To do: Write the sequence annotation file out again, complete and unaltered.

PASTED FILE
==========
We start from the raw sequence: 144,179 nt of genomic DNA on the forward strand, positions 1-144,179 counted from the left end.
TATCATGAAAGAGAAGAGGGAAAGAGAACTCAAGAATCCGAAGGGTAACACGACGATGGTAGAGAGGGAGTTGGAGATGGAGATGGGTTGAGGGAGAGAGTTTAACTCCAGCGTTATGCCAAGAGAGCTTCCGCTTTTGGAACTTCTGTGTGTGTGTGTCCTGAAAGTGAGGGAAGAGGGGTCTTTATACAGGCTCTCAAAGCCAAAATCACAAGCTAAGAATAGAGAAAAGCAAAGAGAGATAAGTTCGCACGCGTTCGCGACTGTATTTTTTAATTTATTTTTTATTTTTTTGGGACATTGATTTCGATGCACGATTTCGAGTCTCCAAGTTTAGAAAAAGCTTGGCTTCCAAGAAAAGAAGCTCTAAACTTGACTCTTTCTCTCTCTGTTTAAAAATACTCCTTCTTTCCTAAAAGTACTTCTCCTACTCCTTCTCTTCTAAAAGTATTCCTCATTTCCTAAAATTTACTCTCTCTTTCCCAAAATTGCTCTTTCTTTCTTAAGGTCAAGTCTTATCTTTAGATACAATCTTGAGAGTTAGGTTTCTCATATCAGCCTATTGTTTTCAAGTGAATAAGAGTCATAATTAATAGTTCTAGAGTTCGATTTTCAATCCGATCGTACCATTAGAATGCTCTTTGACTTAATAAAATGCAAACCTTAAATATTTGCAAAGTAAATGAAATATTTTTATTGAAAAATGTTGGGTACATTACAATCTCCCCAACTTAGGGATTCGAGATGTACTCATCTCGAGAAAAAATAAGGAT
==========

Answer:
We start from the raw sequence: 144,179 nt of genomic DNA on the forward strand, positions 1-144,179 counted from the left end.
TATCATGAAAGAGAAGAGGGAAAGAGAACTCAAGAATCCGAAGGGTAACACGACGATGGTAGAGAGGGAGTTGGAGATGGAGATGGGTTGAGGGAGAGAGTTTAACTCCAGCGTTATGCCAAGAGAGCTTCCGCTTTTGGAACTTCTGTGTGTGTGTGTCCTGAAAGTGAGGGAAGAGGGGTCTTTATACAGGCTCTCAAAGCCAAAATCACAAGCTAAGAATAGAGAAAAGCAAAGAGAGATAAGTTCGCACGCGTTCGCGACTGTATTTTTTAATTTATTTTTTATTTTTTTGGGACATTGATTTCGATGCACGATTTCGAGTCTCCAAGTTTAGAAAAAGCTTGGCTTCCAAGAAAAGAAGCTCTAAACTTGACTCTTTCTCTCTCTGTTTAAAAATACTCCTTCTTTCCTAAAAGTACTTCTCCTACTCCTTCTCTTCTAAAAGTATTCCTCATTTCCTAAAATTTACTCTCTCTTTCCCAAAATTGCTCTTTCTTTCTTAAGGTCAAGTCTTATCTTTAGATACAATCTTGAGAGTTAGGTTTCTCATATCAGCCTATTGTTTTCAAGTGAATAAGAGTCATAATTAATAGTTCTAGAGTTCGATTTTCAATCCGATCGTACCATTAGAATGCTCTTTGACTTAATAAAATGCAAACCTTAAATATTTGCAAAGTAAATGAAATATTTTTATTGAAAAATGTTGGGTACATTACAATCTCCCCAACTTAGGGATTCGAGATGTACTCATCTCGAGAAAAAATAAGGAT